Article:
We didn’t switch them, and the brood was added a few days after the queen. However, as I mentioned in the last post, we lucked out once before introducing a queen to a hive with laying workers in much worse circumstances, and they accepted the queen. (It was the very beginning of spring when there were no queens to be had for several weeks after The Engineer discovered the dead queen and certainly no brood to add or strong hive to switch with.)

This time, when we discovered the then-named GeeBees (now Olgas) had a dead queen, we put in a frame of eggs, hoping they’d make a queen. They didn’t, but at least for a few weeks they had brood. They now have brood again, as well as a queen, so I’m hoping this at least confuses their tiny minds enough to give Olga a chance.

We also checked OH, Girls, with the intention of splitting the hive. Her Royal Blueness has been laying so well we were worried the hive would swarm. Splitting a hive is sort of like a fake swarm controlled by the beekeeper.

There are many (many!) ways to split a hive. The easiest is called a “walkaway split.” Basically, you divide a strong hive into two, and walk away. The idea is the hive that has the old queen continues on their merry way, and the other raises a new queen. To do this, both hives need to have eggs, or at the very least, very young larvae.

We used this method last year, mainly because we knew the hive was getting ready to swarm and when we went to split it, we didn’t find the queen.

This year, however, we were going to try to do a proper swarm control split, where you take the queen and put her in a new hive with food and brood. You also shake in some nurse bees so the the split is populated.

Nurse bees will stay in the “new” hive, while any foragers caught up in the divide will return to the original hive. I believe this is because the nurse bees haven’t yet oriented to their hive. You see, when bees come out of their cells, their first job generally is cleaning and capping cells. Next, they become nurse bees, tending the brood and queen. Later, they cycle through other jobs (guarding, foraging), only orienting when they start to go outside the hive for their work. For more details, you can read this article from American Bee Journal.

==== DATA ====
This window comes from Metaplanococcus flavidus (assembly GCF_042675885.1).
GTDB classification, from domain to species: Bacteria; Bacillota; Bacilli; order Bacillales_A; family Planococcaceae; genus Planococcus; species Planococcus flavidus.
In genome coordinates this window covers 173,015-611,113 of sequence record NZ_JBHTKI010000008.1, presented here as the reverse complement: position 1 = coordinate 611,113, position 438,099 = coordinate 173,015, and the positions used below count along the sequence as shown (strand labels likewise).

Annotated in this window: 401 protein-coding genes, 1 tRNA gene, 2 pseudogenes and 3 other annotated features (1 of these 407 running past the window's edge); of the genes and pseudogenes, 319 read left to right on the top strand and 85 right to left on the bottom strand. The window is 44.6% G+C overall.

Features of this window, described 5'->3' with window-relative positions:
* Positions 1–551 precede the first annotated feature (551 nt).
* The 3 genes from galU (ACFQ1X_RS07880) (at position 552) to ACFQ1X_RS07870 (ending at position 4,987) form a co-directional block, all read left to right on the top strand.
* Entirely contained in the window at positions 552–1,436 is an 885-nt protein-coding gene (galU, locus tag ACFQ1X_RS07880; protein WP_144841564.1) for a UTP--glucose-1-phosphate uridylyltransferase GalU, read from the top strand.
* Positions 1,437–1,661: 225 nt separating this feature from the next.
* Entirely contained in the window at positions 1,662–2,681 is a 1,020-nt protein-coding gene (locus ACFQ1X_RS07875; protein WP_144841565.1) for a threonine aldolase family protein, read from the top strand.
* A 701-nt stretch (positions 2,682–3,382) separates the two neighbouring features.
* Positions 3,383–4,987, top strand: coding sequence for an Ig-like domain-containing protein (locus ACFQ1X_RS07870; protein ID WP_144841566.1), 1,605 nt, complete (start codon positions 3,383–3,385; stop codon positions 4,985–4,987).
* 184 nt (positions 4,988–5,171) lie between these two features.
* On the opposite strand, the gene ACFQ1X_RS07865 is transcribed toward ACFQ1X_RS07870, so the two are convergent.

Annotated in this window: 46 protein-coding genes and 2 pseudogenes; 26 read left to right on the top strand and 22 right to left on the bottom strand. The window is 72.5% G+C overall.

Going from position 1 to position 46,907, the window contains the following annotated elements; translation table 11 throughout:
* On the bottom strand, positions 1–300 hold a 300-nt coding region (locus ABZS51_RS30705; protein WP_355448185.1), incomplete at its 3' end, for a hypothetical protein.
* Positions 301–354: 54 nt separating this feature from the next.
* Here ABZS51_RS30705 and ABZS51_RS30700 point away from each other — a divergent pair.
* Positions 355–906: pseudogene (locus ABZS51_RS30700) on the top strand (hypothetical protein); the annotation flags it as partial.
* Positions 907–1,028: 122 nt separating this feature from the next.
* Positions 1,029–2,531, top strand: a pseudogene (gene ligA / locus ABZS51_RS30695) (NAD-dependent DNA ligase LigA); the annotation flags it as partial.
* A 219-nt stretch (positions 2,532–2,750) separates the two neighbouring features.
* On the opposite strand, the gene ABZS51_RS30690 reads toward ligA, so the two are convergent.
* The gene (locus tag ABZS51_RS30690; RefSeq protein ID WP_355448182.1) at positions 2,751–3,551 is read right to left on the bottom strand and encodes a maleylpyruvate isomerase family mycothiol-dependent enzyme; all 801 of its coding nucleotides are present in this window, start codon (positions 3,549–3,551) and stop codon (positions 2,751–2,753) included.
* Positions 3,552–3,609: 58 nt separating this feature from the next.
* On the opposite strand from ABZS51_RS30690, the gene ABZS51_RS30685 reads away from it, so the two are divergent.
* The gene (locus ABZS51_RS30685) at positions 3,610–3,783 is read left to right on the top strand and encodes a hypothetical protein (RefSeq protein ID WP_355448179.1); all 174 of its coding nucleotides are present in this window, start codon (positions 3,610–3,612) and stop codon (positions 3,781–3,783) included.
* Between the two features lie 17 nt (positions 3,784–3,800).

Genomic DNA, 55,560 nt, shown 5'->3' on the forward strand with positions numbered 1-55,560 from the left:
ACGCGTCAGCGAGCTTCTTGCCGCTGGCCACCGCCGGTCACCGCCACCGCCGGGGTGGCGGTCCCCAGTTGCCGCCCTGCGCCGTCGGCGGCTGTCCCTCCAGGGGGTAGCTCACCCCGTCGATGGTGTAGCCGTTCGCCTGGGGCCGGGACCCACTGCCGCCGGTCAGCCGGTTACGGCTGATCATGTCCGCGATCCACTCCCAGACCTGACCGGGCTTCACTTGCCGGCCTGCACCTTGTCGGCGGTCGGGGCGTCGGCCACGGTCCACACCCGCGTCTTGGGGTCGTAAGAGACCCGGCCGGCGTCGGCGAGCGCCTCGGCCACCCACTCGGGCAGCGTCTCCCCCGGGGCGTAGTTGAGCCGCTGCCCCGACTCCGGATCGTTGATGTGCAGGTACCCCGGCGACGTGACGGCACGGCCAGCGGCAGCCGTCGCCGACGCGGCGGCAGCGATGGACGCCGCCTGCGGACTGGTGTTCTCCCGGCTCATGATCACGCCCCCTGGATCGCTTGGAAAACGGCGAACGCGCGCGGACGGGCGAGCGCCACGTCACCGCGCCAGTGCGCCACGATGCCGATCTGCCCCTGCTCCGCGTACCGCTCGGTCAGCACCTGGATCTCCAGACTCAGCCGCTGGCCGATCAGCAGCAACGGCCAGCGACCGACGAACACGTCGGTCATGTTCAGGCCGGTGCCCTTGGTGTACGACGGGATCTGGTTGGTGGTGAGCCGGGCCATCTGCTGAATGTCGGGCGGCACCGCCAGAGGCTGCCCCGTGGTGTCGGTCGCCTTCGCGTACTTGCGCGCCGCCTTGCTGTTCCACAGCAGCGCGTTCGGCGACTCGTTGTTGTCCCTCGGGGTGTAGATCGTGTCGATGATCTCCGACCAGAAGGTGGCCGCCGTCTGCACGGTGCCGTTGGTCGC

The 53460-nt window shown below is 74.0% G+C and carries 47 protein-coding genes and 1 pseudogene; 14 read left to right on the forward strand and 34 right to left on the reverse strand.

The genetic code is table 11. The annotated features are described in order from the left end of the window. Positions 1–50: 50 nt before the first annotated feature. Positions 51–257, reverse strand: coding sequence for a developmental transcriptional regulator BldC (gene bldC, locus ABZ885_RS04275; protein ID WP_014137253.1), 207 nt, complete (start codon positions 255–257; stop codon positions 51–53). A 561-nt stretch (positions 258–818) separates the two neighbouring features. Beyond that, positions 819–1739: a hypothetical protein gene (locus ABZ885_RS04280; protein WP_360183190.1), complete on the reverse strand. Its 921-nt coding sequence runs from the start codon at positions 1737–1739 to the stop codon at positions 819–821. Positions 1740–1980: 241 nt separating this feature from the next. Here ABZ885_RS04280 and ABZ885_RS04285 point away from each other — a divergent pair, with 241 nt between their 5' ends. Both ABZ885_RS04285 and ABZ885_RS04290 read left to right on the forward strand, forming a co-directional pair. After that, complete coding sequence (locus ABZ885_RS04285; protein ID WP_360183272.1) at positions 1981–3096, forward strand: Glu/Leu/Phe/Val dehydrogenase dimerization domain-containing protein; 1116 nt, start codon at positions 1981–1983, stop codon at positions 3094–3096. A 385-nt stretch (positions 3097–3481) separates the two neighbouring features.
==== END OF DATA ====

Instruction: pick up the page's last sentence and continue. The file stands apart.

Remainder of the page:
So, by shaking in extra nurse bees, the beekeeper ensures the hive has enough bees to survive.

Meanwhile, both hives think they’ve swarmed. If all goes well, the queenless hive makes a new queen, and the split soon grows into a full-sized hive.

That was the plan for Saturday. However, things didn’t quite go as we intended.

It was a cool day (about 50 F, the coolest we’ll usually do a hive check), but OH, Girls were out foraging, and we thought we’d be okay. We probably would have been, had we not made the mistake of trying to catch the queen to move her when we could have just moved the whole frame.

Her Blueness fell (into the hive, thank heaven!). Unable to find her again, we closed up shop and decided to try again today (Wednesday), when it would be warmer.

GIven the weather that followed on Sunday, it was probably just as well we hadn’t made a new split/nuc. Bees don’t usually swarm when it’s cold, and a full hive has more bees to keep it warm.

Ah, yes, it was a lovely Mother’s Day here, worse even than the cold and rain that was predicted. Dear Readers, we got snow — a lovely, wet, slushy snow, slippery enough that I saw several cars in the ditch when I drove to visit my mom.